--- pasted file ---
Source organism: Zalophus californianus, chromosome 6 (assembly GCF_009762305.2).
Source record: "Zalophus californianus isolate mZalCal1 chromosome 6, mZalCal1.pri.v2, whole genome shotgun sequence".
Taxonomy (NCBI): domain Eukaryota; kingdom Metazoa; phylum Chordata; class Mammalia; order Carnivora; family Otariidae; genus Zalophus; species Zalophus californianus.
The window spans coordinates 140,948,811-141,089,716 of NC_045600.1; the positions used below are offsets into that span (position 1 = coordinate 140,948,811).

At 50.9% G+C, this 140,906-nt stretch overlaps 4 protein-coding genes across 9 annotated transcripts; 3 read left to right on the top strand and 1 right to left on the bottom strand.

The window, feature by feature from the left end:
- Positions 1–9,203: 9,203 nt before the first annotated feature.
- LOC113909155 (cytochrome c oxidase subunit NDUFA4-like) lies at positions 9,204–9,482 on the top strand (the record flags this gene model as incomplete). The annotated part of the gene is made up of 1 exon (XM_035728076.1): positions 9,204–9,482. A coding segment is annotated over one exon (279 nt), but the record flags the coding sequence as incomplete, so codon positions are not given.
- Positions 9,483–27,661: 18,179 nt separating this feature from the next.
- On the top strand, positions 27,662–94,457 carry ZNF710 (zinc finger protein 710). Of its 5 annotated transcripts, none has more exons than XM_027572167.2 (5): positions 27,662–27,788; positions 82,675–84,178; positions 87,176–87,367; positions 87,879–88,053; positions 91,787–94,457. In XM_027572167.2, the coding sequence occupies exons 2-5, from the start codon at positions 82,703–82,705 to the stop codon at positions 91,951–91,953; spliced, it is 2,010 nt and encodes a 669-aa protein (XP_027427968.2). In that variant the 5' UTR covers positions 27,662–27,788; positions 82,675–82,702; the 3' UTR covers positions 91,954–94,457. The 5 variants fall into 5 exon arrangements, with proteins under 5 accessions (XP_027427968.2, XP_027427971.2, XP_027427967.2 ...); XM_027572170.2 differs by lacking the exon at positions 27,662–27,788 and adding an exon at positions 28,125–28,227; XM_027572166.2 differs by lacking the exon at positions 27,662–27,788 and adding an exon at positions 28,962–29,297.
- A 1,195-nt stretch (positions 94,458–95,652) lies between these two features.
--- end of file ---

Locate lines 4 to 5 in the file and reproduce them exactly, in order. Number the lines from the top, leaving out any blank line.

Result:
The window spans coordinates 140,948,811-141,089,716 of NC_045600.1; the positions used below are offsets into that span (position 1 = coordinate 140,948,811).

At 50.9% G+C, this 140,906-nt stretch overlaps 4 protein-coding genes across 9 annotated transcripts; 3 read left to right on the top strand and 1 right to left on the bottom strand.